From Gig to Gone

Uber and Lyft Threaten to Leave California over AB5

Last September I wrote a blog post entitled “California and the Death of the Gig Economy” about California Assembly Bill 5 and the reclassification of contractors as employees. I had my concerns over how companies like Uber and Lyft would react to AB5 and the cost overloads of suddenly having a million new employees added to their balance sheet. Would Uber ramp up automation? Would fares go up? There was also the risk of them up and leaving. So how did it turn out?

Uber and Lyft initially fought back against AB5: The companies, along with DoorDash, filed paperwork in late 2019 for the Protect App-Based Drivers & Services Campaign, a California ballot measure that would create an exemption to AB5 for app-based driver contractors. In 2020, Uber altered its app in an attempt to circumvent the law, letting drives set their own payment rates.

Neither measure worked and this past May California sued the ride-sharing companies to make their contractor drivers into employees. Three days ago, on August 10, 2020, a California judge ruled that Uber and Lyft must comply with AB5 immediately.

So, to recap: A company developed an app and service to bring a lower cost service to consumers. People begin to work for the company to provide said service and were compensated for doing so. The same people now want more, so they go to their state representatives to pass law to force the company to give them more. As California Assemblywoman Lorena Gonzalez put it, “It makes sure that the one million independent contractors in California get the wages and benefits they deserve.” 

This was from my blog post last year:

From the first glance here it appears Assembly Bill 5 could have disastrous effects on personal income in the state of California. People working as contractors on their terms will be forced to conform as an employee or lose out on their former gig. Jobs could be lost to automation. Some companies may up and move, taking their jobs with them or choose to cut back because they can’t afford to take on these contractors as employees. 

And what happened?

Faced with the massive tidal wave of increased costs for operating in the state of California, Uber and Lyft announced that they’re leaving California. From The Verge:

Lyft said it would shut down operations in California if forced to classify drivers as employees, the company’s executives said in an earnings call with investors on Wednesday. Lyft joins Uber in threatening to pull out of one of its most important US markets over the question of drivers’ employment status…

Both companies have said they would appeal the ruling, which was stayed for 10 days.

But if their appeals fail, Lyft may join Uber in closing up shop in California, the company’s president John Zimmer said. “If our efforts here are not successful it would force us to suspend operations in California,” Zimmer said on a call announcing the second quarter earnings of 2020.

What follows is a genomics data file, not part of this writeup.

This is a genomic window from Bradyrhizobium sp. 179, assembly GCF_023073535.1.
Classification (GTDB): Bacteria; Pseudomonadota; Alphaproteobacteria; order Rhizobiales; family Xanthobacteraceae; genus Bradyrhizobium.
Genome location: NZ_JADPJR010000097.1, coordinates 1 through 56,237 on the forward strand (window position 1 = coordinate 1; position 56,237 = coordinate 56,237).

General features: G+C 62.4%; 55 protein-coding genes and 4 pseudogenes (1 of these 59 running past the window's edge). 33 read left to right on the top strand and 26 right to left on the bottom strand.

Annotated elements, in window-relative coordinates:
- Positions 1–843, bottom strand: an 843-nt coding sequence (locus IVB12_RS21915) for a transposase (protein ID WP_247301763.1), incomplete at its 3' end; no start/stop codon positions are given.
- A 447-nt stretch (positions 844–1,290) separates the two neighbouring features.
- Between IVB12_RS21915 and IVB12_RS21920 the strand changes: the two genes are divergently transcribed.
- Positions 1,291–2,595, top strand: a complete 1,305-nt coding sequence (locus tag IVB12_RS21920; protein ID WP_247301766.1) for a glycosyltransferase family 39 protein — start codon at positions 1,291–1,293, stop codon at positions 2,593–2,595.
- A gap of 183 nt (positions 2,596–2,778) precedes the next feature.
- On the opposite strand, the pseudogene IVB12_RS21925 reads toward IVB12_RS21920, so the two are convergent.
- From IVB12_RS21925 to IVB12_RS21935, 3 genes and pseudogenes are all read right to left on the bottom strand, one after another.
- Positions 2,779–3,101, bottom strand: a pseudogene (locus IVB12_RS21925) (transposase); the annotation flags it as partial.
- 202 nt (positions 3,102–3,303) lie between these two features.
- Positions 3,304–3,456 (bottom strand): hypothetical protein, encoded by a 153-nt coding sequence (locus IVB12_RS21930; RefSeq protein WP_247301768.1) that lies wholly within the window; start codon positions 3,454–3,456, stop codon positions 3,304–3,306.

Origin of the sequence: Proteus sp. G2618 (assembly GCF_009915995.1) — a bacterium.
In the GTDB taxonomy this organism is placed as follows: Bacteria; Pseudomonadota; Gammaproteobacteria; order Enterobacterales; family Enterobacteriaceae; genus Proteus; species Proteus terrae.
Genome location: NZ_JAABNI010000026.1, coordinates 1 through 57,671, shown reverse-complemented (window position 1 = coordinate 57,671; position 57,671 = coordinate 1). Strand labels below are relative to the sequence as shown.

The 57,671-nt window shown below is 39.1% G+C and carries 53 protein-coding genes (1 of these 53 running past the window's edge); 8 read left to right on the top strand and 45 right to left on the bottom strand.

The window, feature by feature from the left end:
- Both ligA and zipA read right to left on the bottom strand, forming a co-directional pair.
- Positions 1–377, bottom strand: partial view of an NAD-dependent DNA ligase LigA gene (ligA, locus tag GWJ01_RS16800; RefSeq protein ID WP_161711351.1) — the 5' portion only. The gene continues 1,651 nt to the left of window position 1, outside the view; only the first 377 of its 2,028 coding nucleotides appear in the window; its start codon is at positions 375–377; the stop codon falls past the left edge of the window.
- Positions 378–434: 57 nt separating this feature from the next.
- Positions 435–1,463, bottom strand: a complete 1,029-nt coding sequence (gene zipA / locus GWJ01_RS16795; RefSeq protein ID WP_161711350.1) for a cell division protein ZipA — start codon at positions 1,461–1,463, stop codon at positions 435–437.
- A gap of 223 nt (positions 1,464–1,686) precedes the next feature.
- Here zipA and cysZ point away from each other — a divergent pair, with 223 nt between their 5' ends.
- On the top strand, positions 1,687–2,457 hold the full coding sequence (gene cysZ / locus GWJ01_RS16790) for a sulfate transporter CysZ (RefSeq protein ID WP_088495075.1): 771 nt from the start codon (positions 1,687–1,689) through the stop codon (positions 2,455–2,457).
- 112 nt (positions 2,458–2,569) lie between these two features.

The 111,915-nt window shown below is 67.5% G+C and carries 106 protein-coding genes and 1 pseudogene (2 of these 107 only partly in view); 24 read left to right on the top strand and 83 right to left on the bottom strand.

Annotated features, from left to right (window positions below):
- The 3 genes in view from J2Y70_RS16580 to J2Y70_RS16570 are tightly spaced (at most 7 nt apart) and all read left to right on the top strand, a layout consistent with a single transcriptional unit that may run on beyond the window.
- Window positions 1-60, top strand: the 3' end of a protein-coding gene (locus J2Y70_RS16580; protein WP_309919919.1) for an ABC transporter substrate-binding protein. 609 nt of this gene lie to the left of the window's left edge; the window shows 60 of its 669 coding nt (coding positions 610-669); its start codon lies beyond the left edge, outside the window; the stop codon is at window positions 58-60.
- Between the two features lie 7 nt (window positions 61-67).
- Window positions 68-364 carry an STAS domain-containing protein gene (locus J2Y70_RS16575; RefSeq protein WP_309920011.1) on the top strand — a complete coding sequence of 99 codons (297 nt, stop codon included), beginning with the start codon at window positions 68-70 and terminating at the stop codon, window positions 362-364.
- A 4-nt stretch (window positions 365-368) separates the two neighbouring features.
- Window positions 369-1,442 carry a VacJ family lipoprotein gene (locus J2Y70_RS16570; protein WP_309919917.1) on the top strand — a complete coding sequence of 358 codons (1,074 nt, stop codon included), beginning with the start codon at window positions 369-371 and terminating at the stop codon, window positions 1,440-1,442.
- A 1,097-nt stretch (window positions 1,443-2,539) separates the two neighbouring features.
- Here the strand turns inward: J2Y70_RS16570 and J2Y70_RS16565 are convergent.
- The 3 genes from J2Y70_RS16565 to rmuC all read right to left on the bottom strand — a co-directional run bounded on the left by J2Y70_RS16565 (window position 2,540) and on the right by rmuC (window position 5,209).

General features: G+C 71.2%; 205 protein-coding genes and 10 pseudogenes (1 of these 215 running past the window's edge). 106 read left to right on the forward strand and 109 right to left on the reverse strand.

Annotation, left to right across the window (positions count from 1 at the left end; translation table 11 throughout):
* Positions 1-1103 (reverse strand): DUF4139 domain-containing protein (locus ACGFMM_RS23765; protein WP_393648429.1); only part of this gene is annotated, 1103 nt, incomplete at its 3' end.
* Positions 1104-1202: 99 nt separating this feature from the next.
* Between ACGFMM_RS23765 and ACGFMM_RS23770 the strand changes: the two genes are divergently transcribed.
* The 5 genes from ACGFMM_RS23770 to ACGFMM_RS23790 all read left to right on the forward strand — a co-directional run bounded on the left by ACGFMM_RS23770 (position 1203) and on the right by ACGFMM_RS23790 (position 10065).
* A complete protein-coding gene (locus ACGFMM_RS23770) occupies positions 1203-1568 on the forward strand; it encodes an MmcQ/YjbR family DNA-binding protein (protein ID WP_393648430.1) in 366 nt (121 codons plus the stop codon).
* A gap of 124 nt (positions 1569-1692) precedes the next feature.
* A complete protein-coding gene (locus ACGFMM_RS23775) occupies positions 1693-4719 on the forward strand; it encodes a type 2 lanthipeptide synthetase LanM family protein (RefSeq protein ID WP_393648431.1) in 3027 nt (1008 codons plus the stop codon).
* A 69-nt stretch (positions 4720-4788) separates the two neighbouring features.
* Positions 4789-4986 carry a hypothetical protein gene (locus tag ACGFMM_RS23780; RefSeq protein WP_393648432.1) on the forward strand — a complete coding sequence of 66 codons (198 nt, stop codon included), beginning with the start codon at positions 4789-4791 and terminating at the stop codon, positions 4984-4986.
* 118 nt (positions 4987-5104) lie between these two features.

To some, it may look like a grumpy former startup is taking their ball and going home. This article from The Hill has comments full of vitriol toward the “greedy corporations” “extorting” California. Some in the comments call for revoking business licenses for Lyft and Uber — it’s a lot like saying “you can’t quit because you’re fired!”

It’s easy to see why Californians are mad. Scores of Lyft and Uber drivers thought they would suddenly get benefits, paid time off, and a minimum wage are now getting nothing at all if these companies shut down. Don’t forget: these companies have never had a quarter of profit! There’s also the unmentioned damage COVID-19 and the lockdown has done to their businesses. Lyft suffered a 61% revenue drop in the second quarter this year while Uber experienced only a 29% decrease, buoyed by Uber Eats delivery while people were stuck at home.

You can’t get blood from a turnip.

I just don’t see how adhering to AB5 could possibly work at this point. As of March 25, 2020 Uber had about $7 billion in debt (Lyft currently has none). With already not being profitable and suffering corona-related revenue drops, Uber would be forced to borrow more to cover the increased costs associated with converting contractors to employees in California. The choice here is essentially an existential one: Does a company with $7 billion in debt that’s never had a profitable quarter take on more debt to conform to California’s AB5 or do they cut the market loose and spare the debt load? If they take on increased debt to cover 2020’s employee expenses during a pandemic year where they most definitely won’t turn a profit, they’ll have to borrow more again next year to for 2021’s employee costs. They would go deeper into debt with larger debt-servicing payments cutting into yearly expenses against falling revenues.